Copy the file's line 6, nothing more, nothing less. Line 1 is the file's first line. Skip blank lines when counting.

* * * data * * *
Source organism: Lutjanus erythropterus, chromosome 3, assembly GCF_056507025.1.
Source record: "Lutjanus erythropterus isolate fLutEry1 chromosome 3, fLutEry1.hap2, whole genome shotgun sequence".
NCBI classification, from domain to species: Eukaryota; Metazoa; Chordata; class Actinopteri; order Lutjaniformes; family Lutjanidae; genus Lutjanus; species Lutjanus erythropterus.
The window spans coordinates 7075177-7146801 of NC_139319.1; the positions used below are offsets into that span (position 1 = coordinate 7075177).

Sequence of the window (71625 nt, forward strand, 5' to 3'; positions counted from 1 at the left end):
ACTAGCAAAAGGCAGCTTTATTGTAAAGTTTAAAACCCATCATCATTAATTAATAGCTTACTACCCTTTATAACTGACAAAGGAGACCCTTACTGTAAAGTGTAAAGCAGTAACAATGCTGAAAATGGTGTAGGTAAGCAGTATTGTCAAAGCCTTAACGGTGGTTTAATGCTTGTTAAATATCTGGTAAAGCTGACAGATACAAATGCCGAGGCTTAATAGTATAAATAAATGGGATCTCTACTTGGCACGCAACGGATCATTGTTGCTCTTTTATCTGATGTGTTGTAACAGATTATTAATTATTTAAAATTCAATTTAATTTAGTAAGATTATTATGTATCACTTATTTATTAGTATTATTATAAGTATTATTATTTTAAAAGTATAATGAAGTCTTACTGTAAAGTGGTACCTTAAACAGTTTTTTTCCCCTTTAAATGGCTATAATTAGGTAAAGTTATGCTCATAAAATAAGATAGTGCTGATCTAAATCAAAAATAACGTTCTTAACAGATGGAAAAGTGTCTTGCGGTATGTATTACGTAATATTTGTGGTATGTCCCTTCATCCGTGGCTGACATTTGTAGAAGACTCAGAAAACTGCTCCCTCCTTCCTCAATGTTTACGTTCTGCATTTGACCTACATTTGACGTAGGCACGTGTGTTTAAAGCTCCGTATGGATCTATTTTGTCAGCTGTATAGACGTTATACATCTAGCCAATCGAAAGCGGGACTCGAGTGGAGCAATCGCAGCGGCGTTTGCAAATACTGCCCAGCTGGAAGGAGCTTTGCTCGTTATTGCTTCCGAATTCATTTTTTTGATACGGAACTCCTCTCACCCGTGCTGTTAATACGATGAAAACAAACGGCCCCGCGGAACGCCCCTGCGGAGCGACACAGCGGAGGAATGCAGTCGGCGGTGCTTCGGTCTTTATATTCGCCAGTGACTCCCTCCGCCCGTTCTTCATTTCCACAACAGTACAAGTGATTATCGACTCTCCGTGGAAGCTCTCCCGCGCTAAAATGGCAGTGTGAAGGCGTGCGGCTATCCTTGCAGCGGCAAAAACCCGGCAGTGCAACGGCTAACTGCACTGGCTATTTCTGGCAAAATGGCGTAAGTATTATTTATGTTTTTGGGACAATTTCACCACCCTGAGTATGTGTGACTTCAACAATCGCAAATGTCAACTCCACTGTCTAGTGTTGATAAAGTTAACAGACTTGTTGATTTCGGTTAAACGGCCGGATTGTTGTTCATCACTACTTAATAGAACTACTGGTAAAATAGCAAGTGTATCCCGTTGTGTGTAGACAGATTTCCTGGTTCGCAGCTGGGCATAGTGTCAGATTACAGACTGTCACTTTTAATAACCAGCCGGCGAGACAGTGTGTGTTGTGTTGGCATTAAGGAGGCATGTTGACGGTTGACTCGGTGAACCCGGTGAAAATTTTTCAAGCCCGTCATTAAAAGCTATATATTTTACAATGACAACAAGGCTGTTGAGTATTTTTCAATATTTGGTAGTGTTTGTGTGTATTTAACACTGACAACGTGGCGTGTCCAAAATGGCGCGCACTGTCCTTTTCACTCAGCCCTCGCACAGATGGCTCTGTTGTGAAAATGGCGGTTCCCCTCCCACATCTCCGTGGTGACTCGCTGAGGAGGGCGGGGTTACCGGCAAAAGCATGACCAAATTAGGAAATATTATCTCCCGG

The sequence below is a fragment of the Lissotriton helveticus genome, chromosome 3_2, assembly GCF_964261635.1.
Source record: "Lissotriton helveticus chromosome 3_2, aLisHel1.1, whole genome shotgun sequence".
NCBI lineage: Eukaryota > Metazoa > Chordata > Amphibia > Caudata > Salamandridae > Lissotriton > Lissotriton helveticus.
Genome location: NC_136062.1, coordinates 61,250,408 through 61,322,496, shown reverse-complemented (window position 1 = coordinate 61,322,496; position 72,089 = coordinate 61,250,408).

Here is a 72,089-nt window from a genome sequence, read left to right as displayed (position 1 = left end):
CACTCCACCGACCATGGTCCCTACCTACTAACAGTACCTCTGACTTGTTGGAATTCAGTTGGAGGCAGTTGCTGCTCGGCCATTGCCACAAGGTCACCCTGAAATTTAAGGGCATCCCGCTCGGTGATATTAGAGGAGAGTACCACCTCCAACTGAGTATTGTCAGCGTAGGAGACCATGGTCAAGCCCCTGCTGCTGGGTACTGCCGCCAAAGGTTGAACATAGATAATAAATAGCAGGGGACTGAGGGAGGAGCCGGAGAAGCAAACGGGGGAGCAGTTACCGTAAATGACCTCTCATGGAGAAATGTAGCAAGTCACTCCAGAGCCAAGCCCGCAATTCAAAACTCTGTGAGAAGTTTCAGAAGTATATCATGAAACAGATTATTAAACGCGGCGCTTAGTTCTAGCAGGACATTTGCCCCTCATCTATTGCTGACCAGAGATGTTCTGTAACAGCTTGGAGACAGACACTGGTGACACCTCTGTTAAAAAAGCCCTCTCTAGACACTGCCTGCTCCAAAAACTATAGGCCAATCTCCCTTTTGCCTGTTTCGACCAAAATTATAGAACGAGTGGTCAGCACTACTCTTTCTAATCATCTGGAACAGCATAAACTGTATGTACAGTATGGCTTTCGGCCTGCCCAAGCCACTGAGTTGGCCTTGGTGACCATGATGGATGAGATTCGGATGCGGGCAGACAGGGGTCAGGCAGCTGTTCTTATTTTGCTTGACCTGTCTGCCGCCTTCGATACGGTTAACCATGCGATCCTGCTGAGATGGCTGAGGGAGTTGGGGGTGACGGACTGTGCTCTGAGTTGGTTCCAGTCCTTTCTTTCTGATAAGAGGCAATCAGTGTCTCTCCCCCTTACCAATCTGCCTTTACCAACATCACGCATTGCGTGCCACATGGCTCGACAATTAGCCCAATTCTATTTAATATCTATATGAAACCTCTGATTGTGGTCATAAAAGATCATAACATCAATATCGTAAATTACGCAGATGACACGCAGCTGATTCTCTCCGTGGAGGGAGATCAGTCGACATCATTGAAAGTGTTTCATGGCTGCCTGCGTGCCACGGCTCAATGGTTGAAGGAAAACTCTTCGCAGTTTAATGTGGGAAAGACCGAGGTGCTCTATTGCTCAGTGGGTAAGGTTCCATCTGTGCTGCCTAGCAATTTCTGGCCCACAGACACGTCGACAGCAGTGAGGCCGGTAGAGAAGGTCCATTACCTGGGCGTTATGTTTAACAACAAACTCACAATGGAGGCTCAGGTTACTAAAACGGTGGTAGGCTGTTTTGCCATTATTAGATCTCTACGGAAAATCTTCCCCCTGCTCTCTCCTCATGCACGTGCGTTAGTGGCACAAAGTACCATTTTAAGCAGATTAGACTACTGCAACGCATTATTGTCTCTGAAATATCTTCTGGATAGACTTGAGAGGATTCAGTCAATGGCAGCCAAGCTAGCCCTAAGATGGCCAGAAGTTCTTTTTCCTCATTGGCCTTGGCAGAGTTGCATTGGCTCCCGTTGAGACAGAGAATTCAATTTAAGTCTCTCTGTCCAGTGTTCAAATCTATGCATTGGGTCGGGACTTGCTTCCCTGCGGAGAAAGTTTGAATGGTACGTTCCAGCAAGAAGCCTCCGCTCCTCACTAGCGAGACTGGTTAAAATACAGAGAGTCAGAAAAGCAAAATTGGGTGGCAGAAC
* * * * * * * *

ACTAGCAAAAGGCAGCTTTATTGTAAAGTTTAAAACCCATCATCATTAATTAATAGCTTACTACCCTTTATAACTGACAAAGGAGACCCTTACTGTAAAGTGTAAAGCAGTAACAATGCTGAAAATGGTGTAGGTAAGCAGTATTGTCAAAGCCTTAACGGTGGTTTAATGCTTGTTAAATATCTGGTAAAGCTGACAGATACAAATGCCGAGGCTTAATAGTATAAATAAATGGGATCTCTACTTGGCACGCAACGGATCATTGTTGCTCTTTTATCTGATGTGTTGTAACAGATTATTAATTATTTAAAATTCAATTTAATTTAGTAAGATTATTATGTATCACTTATTTATTAGTATTATTATAAGTATTATTATTTTAAAAGTATAATGAAGTCTTACTGTAAAGTGGTACCTTAAACAGTTTTTTTCCCCTTTAAATGGCTATAATTAGGTAAAGTTATGCTCATAAAATAAGATAGTGCTGATCTAAATCAAAAATAACGTTCTTAACAGATGGAAAAGTGTCTTGCGGTATGTATTACGTAATATTTGTGGTATGTCCCTTCATCCGTGGCTGACATTTGTAGAAGACTCAGAAAACTGCTCCCTCCTTCCTCAATGTTTACGTTCTGCATTTGACCTACATTTGACGTAGGCACGTGTGTTTAAAGCTCCGTATGGATCTATTTTGTCAGCTGTATAGACGTTATACATCTAGCCAATCGAAAGCGGGACTCGAGTGGAGCAATCGCAGCGGCGTTTGCAAATACTGCCCAGCTGGAAGGAGCTTTGCTCGTTATTGCTTCCGAATTCATTTTTTTGATACGGAACTCCTCTCACCCGTGCTGTTAATACGATGAAAACAAACGGCCCCGCGGAACGCCCCTGCGGAGCGACACAGCGGAGGAATGCAGTCGGCGGTGCTTCGGTCTTTATATTCGCCAGTGACTCCCTCCGCCCGTTCTTCATTTCCACAACAGTACAAGTGATTATCGACTCTCCGTGGAAGCTCTCCCGCGCTAAAATGGCAGTGTGAAGGCGTGCGGCTATCCTTGCAGCGGCAAAAACCCGGCAGTGCAACGGCTAACTGCACTGGCTATTTCTGGCAAAATGGCGTAAGTATTATTTATGTTTTTGGGACAATTTCACCACCCTGAGTATGTGTGACTTCAACAATCGCAAATGTCAACTCCACTGTCTAGTGTTGATAAAGTTAACAGACTTGTTGATTTCGGTTAAACGGCCGGATTGTTGTTCATCACTACTTAATAGAACTACTGGTAAAATAGCAAGTGTATCCCGTTGTGTGTAGACAGATTTCCTGGTTCGCAGCTGGGCATAGTGTCAGATTACAGACTGTCACTTTTAATAACCAGCCGGCGAGACAGTGTGTGTTGTGTTGGCATTAAGGAGGCATGTTGACGGTTGACTCGGTGAACCCGGTGAAAATTTTTCAAGCCCGTCATTAAAAGCTATATATTTTACAATGACAACAAGGCTGTTGAGTATTTTTCAATATTTGGTAGTGTTTGTGTGTATTTAACACTGACAACGTGGCGTGTCCAAAATGGCGCGCACTGTCCTTTTCACTCAGCCCTCGCACAGATGGCTCTGTTGTGAAAATGGCGGTTCCCCTCCCACATCTCCGTGGTGACTCGCTGAGGAGGGCGGGGTTACCGGCAAAAGCATGACCAAATTAGGAAATATTATCTCCCGG